A Blend Of Constitutionalism And Religion: Recent Developments And Judicial Detour

By | February 3, 2019
Judicial Detour

Constitutionalism and religious rights available to people in the country is the way of securing the nation’s people intact and giving an equal chance to every community to be on the equal pedestal. The ideology behind calling India secular was to give people equal chance in the matters of religion and to not represent themselves who they are rather who they want to be, by procuring the true feeling of democracy. || A Blend Of Constitutionalism And Religion: Recent Developments And Judicial Detour By – Vanshika and Mohit Vats (Northcap University)

INTRODUCTION

“I do not expect India of my dreams to develop one religion, i.e., to be wholly Hindu or wholly Christian or wholly Mussalman, but I want it to be wholly tolerant, with its religions working side by side with one another.”  – Mahatma Gandhi

This credence is beautifully carried forward by our constitution by the way of secularism under which all the people having distinct faiths are given equal opportunity to profess their religion within one country. The constitution is an amalgamation of different theories of law and constitutionalism is the way of showing affirmation to the different facets of law which are prevailing in the state i.e. whatever is prescribed by the constitution should be followed ensuring a progressive state. Indian constitution is woven with certain ideology or spirit forming a state into secular, socialist, democratic, sovereign, and republic. The state cannot be secular in the sense of being hostile to religion. Therefore, today the term is understood as an ideology which preaches that political power and religious affair should be kept apart.

This would, obviously, mean that the state should not identify itself with any particular religion and the fate of a citizen in his relationship with the state should not depend on his personal belief or disbelief. Instead, an individual’s belief or disbelief should be treated as his private affair with which the state has nothing to do nor should it interfere. But there is also a finer point: how much detached a secular state should be from religion? It is said that the Indian constitution does not prohibit the state from aiding all religions equally: what is prohibited is the identification of the state with any particular religion or discrimination against any religion.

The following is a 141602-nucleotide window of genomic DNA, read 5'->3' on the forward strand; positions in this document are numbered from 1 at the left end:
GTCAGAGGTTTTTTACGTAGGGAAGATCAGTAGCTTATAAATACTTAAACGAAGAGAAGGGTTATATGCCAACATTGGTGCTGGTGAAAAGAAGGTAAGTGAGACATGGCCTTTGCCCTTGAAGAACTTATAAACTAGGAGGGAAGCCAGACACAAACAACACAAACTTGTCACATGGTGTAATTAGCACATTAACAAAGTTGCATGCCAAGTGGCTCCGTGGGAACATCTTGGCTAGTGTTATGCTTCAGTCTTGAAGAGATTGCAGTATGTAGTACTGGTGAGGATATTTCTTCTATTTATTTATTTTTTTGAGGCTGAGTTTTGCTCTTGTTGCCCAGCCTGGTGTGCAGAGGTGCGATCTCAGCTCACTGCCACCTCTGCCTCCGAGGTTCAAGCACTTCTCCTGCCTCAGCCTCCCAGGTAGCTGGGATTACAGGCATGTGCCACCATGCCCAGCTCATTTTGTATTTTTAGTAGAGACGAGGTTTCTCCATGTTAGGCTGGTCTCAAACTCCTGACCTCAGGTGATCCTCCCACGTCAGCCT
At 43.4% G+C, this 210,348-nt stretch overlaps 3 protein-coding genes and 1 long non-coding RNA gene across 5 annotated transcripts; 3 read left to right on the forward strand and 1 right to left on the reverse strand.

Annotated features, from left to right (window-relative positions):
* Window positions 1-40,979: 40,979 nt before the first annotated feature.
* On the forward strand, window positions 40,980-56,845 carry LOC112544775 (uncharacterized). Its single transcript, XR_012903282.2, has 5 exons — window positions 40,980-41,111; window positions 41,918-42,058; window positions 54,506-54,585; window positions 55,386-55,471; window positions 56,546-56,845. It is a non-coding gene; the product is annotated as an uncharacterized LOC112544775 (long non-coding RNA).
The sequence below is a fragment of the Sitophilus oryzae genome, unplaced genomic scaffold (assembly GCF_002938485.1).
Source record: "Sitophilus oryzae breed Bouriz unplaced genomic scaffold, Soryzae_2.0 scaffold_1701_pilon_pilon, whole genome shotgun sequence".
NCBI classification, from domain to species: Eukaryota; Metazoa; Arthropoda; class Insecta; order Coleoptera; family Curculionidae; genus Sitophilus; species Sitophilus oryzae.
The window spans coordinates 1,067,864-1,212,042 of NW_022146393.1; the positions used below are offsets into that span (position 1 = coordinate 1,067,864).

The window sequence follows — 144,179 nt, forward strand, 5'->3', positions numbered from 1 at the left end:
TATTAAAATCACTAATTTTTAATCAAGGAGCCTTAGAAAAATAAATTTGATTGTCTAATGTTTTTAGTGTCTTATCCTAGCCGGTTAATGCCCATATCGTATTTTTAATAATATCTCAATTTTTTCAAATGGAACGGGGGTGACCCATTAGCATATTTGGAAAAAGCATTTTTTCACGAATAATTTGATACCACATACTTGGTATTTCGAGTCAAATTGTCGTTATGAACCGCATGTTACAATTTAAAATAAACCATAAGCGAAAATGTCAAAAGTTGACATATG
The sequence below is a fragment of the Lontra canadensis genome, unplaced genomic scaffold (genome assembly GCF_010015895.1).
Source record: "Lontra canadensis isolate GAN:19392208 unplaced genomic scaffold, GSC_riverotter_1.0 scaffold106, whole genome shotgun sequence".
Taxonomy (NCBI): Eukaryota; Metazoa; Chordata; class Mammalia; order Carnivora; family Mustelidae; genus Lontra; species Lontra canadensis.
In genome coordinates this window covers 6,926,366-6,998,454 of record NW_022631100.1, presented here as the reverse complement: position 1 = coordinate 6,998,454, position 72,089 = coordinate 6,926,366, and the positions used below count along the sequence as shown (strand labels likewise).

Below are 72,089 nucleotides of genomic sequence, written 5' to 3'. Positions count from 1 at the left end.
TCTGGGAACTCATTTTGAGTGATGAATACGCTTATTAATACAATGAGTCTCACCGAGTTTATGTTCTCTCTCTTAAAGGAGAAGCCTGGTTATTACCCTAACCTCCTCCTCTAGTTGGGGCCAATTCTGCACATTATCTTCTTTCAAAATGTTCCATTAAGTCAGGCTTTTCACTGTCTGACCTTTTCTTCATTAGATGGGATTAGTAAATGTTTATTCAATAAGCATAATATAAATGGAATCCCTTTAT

But let us note at this stage that one thing that this equal aid to all religion’s doctrine is known as Sarv Dharm Sam Bhav. A society will be called secular if the people are tolerant in religious matters. They must be ready to tolerate the differing religious beliefs and practices of others. The spirit of scientific inquiry, cognition and rationalism coupled with the strong phase in material progress would also be necessary.

Rigmarole of secularism

It is widely believed that the history and culture of India provide a suitable background for the ideology of secularism to flourish. History provides the examples of rulers like Ashoka and Akbar who practised the policy of tolerance in religious matters and eschewed fanaticism. Ashoka was a devout Buddhist and did a lot for the spread and promotion of that religion but he did not interfere in the free exercise of religion by the non-Buddhists.[1] Similarly, Akbar remained uninfluenced by the criticism and opposition of orthodox Mullahs to his policy of tolerance and equal opportunities to Muslims and Hindus in the state affairs. He even tried to bring about a synthesis of the basic tenets of different religious creeds. He started a religion named “Din-I-illahi” “religion of God” where all the religions were combined into one faith believing no religion is complete in itself.[2]Indeed, the word ‘Dharm’ does not have the narrow connotation of a ritualistic religion; instead, it comprehends the totality of obligations and duties which an individual is to observe to keep the social fabric intact.[3]

The challenge that is prevalent in the society is Ayodhya babri masjid issue. According to the law that is not a religious matter it is purely a land issue which is depicted as a religious matter because of the faith people are holding. The radical hitch associated with this babri Masjid case is that the political party is blinding extending their support to the extremist. Communal rift has always been a part of this issue ever since 1992 but the way this issue is taken up under the leadership of Yogi Adityanath and assurance extended by him saying “there should be no doubt” that a temple will be built at the disputed Ram Janmabhoomi-Babri Masjid site[4]. Thus, it scares to shaken the pillar of secularism under the constitution. The philosophy supported by Akbar and Ashoka in the past seems all vain in this era of development.

Secularism and constitutional blend with judicial developments

The constitution secure secularism under article 25[5] the first point to be noted is that the entitlement is equal. As has been hinted in the very beginning, inter-religious tolerance and grant of equal space to all the faiths to flourish on Indian soil are simultaneously the basic prerequisites and the basic feature of the principles of freedom of religion guaranteed in the constitution.[6] This aspect becomes very important in areas of religious practice and religious propaganda. Lack of mutual tolerance and the consequent state of recrimination would all the time invite governmental interference which can only be destructive of religious freedom and the essence of constitutionalism which prevails in the society.  It is very paramount to put all the religions on one slab without any giving importance to any one religion.